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End User Access Should Not Be Binary

Mark Towler| September 04 2019

| IT insights, MOVEit

end-user-access-should-not-be-binary

In our computerized world, things tend to be reduced to binary as often as possible. 1 or 0. On or Off. Positive or Negative. Access Granted or Access Denied. That shouldn't always be the case.

It’s easy for IT to get caught up in that mindset because that’s how computers think and that’s how you need to talk to them. But the real world isn’t binary and it’s important to get out of that mindset when determining permissions for accessing sensitive data.

Managed File TransferIf you’re on-boarding someone who is going to be accessing files or folders that you’ve deemed secure, you almost definitely don’t want to give them unlimited access to everything. Not only do they not necessarily need the keys to the kingdom, it’s going to make it that much harder for you to not only keep that data secure but to track down any leaks or breaches after they happen. The goal for sharing any data should be to embrace granular permissions rather than access granted or denied.

Granular permissions are used with sophisticated folder sharing tools to grant varying degrees of access depending upon the requirements of both the sharer and the sharee. An administrator should be able to determine whether a user can list, upload, download or delete files. They should also be able to grant permission to list other users. If the administrator is giving the new user permission to create and share sub-folders of their own, they should also be able to apply granular permissions to the users of those sub-folders as well. Why is all of this important? Well, let’s look at a few use cases.

Bulk Tax Preparation

Let’s say John the tax preparation specialist has contracted with XYZ Corporation to prepare the taxes for all their employees. John can set up a shared folder with individual access for each employee and grant them only upload permissions. They can’t download or delete anything and they can’t even list the files that are in the folder. This way John makes it easy for his clients to submit their protected financial information in one place while keeping all those files secure and private.

Collaborative Marketing Material Creation

Mary is in charge of creating a marketing video for a major product launch a few months from now. She has a presentation that includes highly sensitive diagrams that can’t be leaked before the launch, but she needs an external video production team to animate the presentation, a professional voice-over (VO) actor to read the script and a 3rd-party editor to put it all together. At the same, time, there are multiple other internal employees that need to be able to review each iteration of the video and provide feedback during the process.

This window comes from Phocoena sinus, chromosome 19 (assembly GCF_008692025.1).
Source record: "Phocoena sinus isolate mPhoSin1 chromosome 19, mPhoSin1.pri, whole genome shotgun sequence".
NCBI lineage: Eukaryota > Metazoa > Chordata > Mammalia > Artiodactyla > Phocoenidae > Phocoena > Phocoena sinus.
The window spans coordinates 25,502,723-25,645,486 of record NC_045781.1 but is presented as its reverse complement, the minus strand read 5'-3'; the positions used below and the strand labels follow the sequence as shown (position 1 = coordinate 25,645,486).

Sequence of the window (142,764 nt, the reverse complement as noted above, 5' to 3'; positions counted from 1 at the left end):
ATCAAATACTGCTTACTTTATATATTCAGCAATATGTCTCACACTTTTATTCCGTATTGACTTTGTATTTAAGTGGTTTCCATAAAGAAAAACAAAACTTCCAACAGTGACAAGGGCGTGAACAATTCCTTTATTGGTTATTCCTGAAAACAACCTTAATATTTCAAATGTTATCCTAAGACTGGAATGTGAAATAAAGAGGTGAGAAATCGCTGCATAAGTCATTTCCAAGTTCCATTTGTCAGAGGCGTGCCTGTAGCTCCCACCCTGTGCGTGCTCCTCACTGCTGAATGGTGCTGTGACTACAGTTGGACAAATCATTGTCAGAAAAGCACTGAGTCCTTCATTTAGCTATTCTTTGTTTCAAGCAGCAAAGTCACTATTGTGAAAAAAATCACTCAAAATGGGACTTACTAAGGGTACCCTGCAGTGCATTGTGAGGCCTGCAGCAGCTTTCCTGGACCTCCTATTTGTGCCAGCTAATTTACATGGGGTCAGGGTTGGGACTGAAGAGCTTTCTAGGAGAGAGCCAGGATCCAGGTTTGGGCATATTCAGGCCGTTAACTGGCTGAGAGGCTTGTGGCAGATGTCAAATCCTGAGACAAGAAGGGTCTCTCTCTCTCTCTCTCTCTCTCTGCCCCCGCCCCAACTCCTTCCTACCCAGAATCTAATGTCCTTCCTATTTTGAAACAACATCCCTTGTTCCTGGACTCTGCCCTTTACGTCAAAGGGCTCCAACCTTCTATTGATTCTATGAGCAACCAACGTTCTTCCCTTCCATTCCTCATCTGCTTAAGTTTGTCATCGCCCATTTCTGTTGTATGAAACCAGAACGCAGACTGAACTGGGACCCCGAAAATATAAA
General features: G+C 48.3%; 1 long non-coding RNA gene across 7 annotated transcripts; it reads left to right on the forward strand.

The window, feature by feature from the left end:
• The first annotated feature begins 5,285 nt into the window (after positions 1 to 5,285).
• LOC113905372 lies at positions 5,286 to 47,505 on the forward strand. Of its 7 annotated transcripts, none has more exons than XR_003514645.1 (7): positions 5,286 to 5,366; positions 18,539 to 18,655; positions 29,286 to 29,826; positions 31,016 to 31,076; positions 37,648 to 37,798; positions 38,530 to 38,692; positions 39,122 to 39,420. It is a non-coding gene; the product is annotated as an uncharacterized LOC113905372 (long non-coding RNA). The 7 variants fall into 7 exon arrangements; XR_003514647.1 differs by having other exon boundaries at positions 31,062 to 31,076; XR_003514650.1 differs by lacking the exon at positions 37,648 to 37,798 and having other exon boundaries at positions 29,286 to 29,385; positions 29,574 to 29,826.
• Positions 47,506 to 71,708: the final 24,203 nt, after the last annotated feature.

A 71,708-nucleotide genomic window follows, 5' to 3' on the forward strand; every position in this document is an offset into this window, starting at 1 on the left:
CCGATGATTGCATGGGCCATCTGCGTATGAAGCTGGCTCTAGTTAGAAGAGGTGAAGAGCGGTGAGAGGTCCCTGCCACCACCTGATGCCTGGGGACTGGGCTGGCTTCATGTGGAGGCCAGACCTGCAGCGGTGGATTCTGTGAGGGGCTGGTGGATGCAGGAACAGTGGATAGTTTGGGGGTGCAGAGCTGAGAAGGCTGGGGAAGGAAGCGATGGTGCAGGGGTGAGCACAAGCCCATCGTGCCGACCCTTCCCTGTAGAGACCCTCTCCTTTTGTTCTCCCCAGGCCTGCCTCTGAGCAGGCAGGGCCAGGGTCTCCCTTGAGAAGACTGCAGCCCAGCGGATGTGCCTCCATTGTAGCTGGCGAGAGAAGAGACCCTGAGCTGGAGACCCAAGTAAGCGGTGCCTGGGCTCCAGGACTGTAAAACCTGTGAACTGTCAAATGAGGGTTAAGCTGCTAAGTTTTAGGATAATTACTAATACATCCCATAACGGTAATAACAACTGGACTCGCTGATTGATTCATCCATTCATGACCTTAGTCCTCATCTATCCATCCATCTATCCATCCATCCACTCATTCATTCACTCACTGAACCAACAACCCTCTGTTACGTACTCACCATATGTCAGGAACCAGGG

Mary can set up a folder that lets the video production house download the presentation and upload animations. The VO artist can only upload audio tracks and can’t see any other files, ensuring he’s not exposed to the sensitive diagrams. The editor can see and download everything while uploading the finished product. None of them can list the other users of this folder. Mary and her coworkers can, however, and they are able to provide feedback to each individual vendor without exposing privileged information.

Streamlined On-boarding

Rufus manages IT for a large healthcare organization and is responsible for ensuring that protected health information (PHI) stays secure. However, there’s a team of physicians that often need to send patient information to external specialists on an adhoc basis. Rufus can enable this team to create their own shared folders for third parties with limited permissions.

The radiologist may only want to securely send images to other specialists, granting them download rights only. The hematologist may need to collaborate with multiple specialists on blood test results which will require them to download and upload PHI. Another physician is just sending billing information to different insurers every day and needs to be notified when they download them. Each physician can create a shared folder only with the permissions that Rufus has granted and, in turn, those who access that folder get only the same permissions. This way Rufus enables his physicians while avoiding HIPAA violations.

There are a ton of other use case for granular permissions when it comes to shared folders. The important thing to remember is that they’re an easy way to share data and collaborate without having to give away the keys to the kingdom every time you grant access. Granular permissions are supported feature in MOVEit’s Secure Folder Sharing functionality and you can learn more about it here.

Topics: IT insights, MOVEit

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THIS POST WAS WRITTEN BY Mark Towler

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